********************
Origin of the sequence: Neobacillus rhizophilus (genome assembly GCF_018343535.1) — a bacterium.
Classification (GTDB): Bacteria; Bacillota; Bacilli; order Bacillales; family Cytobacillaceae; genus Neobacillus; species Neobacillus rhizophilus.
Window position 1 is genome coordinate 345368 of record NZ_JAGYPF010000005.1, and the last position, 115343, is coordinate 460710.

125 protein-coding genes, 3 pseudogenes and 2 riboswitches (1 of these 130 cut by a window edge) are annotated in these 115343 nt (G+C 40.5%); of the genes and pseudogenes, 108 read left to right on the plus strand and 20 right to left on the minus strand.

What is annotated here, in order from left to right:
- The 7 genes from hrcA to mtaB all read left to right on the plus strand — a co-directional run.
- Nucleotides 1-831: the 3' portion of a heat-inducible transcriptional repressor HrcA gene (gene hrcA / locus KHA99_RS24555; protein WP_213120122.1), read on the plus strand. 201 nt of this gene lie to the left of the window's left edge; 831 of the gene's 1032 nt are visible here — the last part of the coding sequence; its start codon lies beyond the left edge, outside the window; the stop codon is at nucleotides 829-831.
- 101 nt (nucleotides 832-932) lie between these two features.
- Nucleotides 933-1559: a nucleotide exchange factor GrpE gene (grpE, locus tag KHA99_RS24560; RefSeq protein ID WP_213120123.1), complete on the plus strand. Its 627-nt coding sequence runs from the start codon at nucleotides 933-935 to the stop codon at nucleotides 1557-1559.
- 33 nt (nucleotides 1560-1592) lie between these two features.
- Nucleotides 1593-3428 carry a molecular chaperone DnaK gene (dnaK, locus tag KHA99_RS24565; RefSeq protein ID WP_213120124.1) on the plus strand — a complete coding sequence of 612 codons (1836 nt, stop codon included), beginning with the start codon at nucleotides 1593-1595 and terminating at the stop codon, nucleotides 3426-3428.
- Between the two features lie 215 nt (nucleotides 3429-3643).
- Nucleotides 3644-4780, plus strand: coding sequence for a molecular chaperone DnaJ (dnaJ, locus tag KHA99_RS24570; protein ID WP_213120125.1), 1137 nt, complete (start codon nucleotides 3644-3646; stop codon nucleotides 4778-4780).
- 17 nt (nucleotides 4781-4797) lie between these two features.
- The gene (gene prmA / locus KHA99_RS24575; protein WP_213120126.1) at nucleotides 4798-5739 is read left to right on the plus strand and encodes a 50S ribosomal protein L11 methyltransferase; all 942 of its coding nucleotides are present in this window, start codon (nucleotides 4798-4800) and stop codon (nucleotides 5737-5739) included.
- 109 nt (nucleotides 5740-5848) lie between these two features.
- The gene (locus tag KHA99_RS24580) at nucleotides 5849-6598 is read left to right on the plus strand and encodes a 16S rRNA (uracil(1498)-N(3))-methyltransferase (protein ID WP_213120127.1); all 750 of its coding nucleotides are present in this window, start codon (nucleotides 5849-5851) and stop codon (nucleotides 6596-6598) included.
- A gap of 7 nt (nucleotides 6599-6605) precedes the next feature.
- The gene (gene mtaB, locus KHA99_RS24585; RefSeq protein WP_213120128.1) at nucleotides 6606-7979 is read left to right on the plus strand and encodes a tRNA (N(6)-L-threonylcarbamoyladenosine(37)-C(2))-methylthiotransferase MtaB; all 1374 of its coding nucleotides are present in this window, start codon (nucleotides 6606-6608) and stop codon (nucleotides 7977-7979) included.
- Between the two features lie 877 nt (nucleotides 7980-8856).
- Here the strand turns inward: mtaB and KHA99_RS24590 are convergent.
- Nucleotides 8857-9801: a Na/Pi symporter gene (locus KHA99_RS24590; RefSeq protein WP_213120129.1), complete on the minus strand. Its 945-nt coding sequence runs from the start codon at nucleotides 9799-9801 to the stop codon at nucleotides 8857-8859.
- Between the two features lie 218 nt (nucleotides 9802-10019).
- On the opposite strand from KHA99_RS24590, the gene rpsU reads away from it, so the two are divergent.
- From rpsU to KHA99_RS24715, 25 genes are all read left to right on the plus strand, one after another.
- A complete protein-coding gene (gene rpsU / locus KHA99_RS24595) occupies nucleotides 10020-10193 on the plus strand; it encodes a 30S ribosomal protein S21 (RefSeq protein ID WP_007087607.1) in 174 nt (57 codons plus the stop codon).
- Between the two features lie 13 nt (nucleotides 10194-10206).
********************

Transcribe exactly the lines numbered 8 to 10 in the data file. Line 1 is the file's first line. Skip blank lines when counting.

- 101 nt (nucleotides 832-932) lie between these two features.
- Nucleotides 933-1559: a nucleotide exchange factor GrpE gene (grpE, locus tag KHA99_RS24560; RefSeq protein ID WP_213120123.1), complete on the plus strand. Its 627-nt coding sequence runs from the start codon at nucleotides 933-935 to the stop codon at nucleotides 1557-1559.
- 33 nt (nucleotides 1560-1592) lie between these two features.